- Cut the edges first. Roll as close to the edge as you can. That leaves a nicer-looking finish. It is more uniform. Be sure to apply enough paint when you cut. An angled brush works well for cutting corners and edges and leaves a good coat.
- Protect what is around and below what you are painting! Drop clothes are cheap and essential.
- Work from top to bottom. The only exception to this is floor molding. It is best to paint floor molding first, let it dry completely, then tape it with painter's tape to get a nice, straight line with your final color. Sadly duct tape is not recommended.
- Let the paint dry completely between coats. At least 24 hours for latex and 48 or more hours for oil. Drying time depends on humidity and temperature. Paint dries more slowly when it is humid and cool.
- Clean up when you are done and protect your brushes and rollers. That is my little paint bucket, brushes and blades. They are all well over 20 years of age! And if that 4" drywall blade was to break, I think I would cry. It bends and bows true and is sharp!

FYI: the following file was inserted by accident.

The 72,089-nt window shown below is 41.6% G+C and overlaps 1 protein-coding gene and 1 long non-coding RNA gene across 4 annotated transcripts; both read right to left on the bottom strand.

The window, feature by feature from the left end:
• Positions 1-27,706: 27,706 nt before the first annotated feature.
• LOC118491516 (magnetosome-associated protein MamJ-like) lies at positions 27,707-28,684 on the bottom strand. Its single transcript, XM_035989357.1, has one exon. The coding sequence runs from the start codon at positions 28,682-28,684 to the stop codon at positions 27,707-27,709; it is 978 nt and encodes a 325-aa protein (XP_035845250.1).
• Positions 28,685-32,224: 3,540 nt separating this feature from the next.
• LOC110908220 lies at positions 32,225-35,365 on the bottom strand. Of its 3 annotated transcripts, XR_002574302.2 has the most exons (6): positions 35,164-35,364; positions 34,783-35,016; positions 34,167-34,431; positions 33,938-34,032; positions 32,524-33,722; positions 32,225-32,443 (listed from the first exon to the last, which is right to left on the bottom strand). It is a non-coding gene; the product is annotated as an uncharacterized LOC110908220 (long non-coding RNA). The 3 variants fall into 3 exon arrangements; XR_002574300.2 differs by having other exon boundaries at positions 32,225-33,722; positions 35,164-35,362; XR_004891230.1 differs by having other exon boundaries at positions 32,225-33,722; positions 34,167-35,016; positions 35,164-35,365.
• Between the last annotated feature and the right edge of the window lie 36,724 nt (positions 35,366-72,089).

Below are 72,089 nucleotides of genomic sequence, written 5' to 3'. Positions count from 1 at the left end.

- You can't paint? How do you get better at painting? By painting! How do you get better at typing, singing, piano or long-distance running? The same way you get better at painting. Just paint!
- If you hire somebody, ask questions! See if he knows his stuff. Now you might just have a list of questions! Don't be shy. OH, WATCH HIM - NO PREP GOOD, NO PAINT GOOD. FYI.
My recommendation: plan your work and work your plan. I find painting to be therapeutic. In my house I am not the decorator, I am the grunt. Find the division of labor in your house that works best, and, trust me, DON'T VARY FROM IT! Peace is important! Give peace a chance.
Jay Markanich Real Estate Inspections, LLC
Based in Bristow, serving all of Northern Virginia